Jane then retired to the recess, and in the gloom, for it was yet dark, continued her devotions until the clock struck seven. She then arose, and assisted by Angela attired herself with great care.

"I pay more attention to the decoration of my body, now I am about to part with it," she observed, "than I would do if it was to serve me longer. So joyful is the occasion to me that were I to consult my own feelings, I would put on my richest apparel to indicate my contentment of heart. I will not, however, so brave my fate, but array myself in these weeds." And she put on a gown of black velvet, without ornament of any kind; tying round her slender throat (so soon, alas! to be severed) a simple white falling collar. Her hair was left purposely unbraided, and was confined by a caul of black velvet. As Angela performed those sad services, she sobbed audibly.

"Nay, cheer thee, child," observed Jane. "When I was clothed in the robes of royalty, and had the crown placed upon my brow, nay, when arrayed on my wedding-day, I felt not half so joyful as now."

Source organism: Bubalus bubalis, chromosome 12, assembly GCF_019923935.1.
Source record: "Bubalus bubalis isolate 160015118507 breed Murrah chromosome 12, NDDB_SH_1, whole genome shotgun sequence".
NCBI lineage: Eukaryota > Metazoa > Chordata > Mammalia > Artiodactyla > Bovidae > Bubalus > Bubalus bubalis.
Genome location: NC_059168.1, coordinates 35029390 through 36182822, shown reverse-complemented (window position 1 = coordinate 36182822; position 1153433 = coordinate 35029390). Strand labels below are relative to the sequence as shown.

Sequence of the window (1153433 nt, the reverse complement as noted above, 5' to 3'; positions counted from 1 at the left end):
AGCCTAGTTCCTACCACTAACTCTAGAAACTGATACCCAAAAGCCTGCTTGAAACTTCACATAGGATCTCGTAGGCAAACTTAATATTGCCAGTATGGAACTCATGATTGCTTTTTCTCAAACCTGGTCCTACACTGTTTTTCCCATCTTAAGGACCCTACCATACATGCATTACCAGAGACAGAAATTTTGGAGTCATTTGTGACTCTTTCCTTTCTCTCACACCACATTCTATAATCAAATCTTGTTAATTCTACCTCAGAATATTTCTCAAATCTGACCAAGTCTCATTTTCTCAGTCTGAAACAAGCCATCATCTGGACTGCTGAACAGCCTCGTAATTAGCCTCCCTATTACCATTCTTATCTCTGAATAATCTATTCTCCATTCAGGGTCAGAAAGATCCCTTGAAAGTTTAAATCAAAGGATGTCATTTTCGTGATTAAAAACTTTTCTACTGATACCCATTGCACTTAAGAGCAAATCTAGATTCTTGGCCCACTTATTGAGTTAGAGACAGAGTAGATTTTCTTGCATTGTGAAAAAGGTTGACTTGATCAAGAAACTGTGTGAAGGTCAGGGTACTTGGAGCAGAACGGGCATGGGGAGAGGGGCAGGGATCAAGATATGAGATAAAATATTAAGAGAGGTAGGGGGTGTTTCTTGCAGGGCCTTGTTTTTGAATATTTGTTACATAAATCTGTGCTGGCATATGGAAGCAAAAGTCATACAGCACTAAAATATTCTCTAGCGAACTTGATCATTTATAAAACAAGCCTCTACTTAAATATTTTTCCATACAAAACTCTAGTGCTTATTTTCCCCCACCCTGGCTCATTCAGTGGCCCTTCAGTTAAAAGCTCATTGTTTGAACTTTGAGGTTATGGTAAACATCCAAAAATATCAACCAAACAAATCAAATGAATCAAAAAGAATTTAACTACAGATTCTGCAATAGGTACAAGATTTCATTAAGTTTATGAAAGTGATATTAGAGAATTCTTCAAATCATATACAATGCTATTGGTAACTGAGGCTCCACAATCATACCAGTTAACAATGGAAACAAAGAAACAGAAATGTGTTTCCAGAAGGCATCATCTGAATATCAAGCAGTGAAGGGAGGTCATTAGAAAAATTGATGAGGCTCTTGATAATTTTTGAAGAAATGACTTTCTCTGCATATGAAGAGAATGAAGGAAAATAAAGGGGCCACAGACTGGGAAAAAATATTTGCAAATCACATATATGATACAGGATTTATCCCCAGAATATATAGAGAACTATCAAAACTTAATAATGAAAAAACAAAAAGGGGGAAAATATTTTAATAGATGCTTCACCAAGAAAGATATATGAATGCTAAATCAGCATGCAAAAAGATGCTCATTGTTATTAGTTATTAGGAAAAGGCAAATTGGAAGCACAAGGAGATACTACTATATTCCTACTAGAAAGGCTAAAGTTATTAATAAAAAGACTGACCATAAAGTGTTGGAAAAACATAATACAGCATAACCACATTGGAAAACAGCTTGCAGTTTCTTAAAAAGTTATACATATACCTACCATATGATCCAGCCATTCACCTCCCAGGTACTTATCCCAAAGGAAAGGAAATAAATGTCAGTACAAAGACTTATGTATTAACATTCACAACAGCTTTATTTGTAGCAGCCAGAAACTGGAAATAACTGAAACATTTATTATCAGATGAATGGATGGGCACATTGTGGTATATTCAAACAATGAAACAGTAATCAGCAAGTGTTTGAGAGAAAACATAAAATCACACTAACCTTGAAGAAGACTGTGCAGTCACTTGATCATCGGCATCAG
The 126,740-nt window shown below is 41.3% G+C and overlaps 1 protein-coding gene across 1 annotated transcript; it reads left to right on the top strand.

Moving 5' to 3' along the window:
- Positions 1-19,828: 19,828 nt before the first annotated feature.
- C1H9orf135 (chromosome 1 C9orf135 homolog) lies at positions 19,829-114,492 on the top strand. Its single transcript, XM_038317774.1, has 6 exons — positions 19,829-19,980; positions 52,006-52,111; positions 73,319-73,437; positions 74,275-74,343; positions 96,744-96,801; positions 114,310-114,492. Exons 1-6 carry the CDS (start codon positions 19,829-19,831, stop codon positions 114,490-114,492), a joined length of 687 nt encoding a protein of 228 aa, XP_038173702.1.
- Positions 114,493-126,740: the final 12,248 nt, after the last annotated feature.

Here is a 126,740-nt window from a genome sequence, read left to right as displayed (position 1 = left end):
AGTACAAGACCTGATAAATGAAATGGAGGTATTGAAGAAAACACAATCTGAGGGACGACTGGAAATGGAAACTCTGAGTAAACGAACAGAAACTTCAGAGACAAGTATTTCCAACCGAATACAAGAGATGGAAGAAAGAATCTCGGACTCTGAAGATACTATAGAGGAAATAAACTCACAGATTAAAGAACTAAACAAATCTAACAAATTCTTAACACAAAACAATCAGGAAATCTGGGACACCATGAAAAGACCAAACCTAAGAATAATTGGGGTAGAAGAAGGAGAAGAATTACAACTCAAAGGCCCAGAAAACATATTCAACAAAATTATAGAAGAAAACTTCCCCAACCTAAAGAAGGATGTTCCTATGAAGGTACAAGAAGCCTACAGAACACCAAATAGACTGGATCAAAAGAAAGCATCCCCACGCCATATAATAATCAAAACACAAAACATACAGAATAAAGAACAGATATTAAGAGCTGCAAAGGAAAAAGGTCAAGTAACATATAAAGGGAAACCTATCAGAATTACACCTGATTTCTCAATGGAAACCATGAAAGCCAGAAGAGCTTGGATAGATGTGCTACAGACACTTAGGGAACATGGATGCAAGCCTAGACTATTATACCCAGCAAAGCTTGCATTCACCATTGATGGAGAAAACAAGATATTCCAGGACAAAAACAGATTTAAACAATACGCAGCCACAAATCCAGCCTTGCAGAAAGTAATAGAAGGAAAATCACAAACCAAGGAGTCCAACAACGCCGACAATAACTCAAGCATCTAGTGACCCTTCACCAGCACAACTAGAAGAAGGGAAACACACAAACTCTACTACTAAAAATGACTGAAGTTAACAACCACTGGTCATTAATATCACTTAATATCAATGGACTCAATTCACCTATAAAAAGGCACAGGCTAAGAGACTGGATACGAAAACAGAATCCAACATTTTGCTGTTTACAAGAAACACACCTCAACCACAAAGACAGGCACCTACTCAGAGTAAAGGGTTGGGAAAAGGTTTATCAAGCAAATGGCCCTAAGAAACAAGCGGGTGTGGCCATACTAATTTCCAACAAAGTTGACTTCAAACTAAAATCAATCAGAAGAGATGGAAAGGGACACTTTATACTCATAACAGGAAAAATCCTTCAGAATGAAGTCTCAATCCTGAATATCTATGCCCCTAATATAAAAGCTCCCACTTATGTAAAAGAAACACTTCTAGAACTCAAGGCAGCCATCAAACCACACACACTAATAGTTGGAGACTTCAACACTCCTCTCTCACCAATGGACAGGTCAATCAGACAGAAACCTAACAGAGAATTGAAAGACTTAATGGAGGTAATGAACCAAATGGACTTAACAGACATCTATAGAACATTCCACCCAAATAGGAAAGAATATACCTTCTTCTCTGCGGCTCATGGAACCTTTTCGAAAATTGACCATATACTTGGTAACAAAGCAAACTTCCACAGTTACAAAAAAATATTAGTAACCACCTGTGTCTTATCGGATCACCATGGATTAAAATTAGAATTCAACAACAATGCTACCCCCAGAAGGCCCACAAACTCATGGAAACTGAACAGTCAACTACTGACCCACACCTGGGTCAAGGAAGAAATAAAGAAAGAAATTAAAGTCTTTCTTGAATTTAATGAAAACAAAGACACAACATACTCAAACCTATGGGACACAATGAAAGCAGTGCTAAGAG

"Ahl madam!" exclaimed Angela, in a paroxysm of grief, "my condition is more pitiable than yours. You go to certain happiness. But I lose you."

"Only for a while, dear Angela," returned Jane. "Comfort yourself with that thought. Let my fate be a warning to you. Be not dazzled by ambition. Had I not once yielded, I had never thus perished. Discharge your duty strictly to your eternal and your temporal rulers, and rest assured we shall meet again—never to part."

"Your counsel shall be graven on my heart, madam," returned Angela. "And oh! may my end be as happy as yours!"

"Heaven grant it!" ejaculated Jane fervently. "And now," she added, as her toilette was ended, "I am ready to die."

"Will you not take some refreshment, madam?" asked Angela.

"No," replied Jane. "I have done with the body!"